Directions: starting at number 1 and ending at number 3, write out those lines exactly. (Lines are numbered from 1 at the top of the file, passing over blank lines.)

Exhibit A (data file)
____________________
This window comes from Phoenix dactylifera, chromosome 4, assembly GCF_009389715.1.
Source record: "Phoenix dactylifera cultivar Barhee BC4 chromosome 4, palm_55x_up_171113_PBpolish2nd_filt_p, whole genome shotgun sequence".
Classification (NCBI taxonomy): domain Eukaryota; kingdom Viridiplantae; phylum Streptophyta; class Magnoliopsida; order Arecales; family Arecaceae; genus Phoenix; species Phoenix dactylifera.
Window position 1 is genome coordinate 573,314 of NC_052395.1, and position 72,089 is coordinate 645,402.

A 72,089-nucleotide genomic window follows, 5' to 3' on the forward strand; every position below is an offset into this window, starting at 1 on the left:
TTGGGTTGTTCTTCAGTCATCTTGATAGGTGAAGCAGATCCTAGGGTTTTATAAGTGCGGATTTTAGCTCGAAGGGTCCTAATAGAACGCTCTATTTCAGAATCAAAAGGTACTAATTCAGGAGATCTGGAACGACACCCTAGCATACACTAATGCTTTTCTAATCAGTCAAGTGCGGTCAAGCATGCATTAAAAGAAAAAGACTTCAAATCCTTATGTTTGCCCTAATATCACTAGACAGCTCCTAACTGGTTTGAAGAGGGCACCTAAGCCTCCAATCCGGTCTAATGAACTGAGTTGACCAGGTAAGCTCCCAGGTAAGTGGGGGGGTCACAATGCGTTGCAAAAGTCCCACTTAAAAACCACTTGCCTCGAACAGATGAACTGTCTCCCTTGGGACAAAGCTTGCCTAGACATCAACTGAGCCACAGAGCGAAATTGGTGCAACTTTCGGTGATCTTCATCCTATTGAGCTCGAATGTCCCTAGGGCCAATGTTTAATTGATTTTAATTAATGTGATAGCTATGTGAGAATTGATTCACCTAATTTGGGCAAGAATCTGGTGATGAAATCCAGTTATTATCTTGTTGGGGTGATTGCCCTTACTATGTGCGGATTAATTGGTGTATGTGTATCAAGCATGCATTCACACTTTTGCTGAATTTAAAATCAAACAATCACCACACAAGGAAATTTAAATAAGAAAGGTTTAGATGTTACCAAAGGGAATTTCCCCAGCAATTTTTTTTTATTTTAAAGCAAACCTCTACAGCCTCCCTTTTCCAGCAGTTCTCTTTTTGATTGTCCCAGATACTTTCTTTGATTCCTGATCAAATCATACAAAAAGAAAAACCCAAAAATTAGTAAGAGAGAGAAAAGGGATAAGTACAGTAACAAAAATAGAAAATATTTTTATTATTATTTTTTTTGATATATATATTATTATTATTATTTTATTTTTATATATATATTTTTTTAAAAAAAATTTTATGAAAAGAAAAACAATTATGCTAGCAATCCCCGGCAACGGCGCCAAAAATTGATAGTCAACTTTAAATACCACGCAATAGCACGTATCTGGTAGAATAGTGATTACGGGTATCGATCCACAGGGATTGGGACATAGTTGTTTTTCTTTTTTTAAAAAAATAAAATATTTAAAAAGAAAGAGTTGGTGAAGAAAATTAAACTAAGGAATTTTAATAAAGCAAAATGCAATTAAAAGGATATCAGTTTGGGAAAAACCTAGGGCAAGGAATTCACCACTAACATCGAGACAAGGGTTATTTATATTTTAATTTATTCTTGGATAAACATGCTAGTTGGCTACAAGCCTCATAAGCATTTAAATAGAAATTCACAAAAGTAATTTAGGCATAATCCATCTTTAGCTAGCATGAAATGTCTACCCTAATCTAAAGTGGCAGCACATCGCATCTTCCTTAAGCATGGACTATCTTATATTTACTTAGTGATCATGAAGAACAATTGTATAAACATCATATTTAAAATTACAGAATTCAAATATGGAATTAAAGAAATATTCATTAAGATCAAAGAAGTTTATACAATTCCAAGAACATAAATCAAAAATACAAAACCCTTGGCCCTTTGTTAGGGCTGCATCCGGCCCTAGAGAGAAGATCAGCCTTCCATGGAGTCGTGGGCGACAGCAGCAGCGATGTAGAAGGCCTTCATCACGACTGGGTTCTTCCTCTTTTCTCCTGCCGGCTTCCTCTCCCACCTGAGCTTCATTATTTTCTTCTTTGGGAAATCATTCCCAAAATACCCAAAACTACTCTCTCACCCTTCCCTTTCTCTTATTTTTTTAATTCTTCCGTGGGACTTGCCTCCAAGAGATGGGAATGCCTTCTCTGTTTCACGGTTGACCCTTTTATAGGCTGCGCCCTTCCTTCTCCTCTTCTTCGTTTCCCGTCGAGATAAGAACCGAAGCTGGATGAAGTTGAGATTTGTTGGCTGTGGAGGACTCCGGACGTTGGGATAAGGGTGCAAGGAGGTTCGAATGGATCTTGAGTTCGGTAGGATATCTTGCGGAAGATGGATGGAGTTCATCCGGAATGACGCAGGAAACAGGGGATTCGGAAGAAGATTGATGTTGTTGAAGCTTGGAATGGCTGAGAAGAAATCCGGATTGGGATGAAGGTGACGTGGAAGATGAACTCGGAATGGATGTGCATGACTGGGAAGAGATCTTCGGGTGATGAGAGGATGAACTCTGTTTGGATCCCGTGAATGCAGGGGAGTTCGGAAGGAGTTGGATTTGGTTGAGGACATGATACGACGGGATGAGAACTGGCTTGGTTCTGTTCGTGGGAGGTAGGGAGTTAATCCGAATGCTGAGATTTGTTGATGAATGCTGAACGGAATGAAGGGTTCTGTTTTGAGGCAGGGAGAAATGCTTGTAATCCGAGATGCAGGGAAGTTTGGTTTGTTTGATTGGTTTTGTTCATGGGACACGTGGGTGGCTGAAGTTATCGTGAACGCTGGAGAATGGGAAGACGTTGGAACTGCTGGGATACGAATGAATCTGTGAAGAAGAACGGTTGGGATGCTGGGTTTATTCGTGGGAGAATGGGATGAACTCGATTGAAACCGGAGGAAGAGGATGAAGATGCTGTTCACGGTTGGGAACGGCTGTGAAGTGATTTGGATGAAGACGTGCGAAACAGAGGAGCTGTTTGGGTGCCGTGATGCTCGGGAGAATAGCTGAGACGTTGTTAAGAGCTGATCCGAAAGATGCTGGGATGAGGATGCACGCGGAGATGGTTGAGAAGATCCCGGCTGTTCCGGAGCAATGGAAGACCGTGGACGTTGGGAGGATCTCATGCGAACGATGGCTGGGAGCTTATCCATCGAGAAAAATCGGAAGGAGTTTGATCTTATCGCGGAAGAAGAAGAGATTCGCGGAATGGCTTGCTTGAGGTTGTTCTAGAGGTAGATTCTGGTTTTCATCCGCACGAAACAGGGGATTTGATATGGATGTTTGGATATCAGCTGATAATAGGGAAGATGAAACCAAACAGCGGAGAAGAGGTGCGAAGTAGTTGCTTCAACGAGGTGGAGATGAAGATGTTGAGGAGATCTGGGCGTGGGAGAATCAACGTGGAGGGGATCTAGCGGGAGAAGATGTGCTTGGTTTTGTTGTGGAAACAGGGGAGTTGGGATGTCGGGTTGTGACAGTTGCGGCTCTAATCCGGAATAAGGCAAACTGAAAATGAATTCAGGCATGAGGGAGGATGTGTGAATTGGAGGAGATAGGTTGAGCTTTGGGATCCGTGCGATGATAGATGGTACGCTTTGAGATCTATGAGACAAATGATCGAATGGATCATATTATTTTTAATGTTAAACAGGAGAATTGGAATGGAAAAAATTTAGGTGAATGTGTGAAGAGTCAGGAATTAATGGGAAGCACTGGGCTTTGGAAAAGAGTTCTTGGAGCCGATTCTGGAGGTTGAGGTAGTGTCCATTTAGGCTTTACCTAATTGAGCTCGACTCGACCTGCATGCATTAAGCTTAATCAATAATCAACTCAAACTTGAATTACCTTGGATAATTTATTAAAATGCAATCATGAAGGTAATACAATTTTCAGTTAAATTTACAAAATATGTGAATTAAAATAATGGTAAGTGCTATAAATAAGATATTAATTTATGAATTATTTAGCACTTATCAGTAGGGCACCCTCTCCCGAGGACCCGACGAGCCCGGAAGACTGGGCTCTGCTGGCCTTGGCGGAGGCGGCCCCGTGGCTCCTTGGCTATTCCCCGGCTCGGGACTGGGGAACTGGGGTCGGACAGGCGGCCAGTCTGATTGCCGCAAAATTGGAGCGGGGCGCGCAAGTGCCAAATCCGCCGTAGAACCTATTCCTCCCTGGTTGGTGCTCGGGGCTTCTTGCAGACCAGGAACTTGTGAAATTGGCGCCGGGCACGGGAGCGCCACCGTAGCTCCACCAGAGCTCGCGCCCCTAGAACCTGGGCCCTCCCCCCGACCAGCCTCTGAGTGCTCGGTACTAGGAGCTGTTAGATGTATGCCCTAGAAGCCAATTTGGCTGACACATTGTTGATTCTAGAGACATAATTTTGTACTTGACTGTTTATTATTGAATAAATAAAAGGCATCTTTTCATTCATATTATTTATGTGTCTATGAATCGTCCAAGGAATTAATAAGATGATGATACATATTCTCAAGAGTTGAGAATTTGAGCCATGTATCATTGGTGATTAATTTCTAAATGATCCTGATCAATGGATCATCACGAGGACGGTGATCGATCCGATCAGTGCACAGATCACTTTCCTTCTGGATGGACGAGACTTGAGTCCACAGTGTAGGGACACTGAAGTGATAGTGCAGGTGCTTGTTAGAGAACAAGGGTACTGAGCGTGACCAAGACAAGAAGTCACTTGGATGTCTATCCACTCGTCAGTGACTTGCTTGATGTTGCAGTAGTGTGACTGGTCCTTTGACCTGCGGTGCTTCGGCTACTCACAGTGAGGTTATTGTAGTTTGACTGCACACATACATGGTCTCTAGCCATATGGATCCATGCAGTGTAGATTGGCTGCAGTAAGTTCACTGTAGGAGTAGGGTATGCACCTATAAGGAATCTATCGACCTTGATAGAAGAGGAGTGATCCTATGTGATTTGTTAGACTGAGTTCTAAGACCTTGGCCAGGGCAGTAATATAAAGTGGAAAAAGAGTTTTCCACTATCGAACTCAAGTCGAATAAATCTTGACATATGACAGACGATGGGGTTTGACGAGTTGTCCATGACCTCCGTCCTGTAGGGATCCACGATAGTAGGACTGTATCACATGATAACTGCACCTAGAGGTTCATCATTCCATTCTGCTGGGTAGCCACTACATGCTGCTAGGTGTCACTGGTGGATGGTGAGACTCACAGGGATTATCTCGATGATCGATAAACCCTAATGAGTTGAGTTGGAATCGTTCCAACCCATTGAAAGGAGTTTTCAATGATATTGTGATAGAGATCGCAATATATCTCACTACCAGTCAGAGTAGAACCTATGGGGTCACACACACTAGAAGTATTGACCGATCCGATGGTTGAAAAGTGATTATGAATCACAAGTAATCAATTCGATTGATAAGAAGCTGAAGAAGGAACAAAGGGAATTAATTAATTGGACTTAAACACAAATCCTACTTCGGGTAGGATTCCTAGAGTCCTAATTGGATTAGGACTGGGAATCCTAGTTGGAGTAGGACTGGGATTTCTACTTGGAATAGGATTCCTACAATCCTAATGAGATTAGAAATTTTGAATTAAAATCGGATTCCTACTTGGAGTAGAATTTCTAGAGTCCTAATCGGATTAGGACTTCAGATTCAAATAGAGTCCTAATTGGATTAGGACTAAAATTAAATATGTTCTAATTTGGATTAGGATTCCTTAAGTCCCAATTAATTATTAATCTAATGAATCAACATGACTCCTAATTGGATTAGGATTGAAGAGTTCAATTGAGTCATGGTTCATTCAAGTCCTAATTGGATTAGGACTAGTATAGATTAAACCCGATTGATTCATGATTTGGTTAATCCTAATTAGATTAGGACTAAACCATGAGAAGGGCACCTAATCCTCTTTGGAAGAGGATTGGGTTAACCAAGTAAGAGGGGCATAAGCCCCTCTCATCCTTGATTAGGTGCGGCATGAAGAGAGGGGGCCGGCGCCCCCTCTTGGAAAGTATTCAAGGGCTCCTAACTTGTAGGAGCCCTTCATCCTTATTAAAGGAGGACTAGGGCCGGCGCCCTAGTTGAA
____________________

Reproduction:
This window comes from Phoenix dactylifera, chromosome 4, assembly GCF_009389715.1.
Source record: "Phoenix dactylifera cultivar Barhee BC4 chromosome 4, palm_55x_up_171113_PBpolish2nd_filt_p, whole genome shotgun sequence".
Classification (NCBI taxonomy): domain Eukaryota; kingdom Viridiplantae; phylum Streptophyta; class Magnoliopsida; order Arecales; family Arecaceae; genus Phoenix; species Phoenix dactylifera.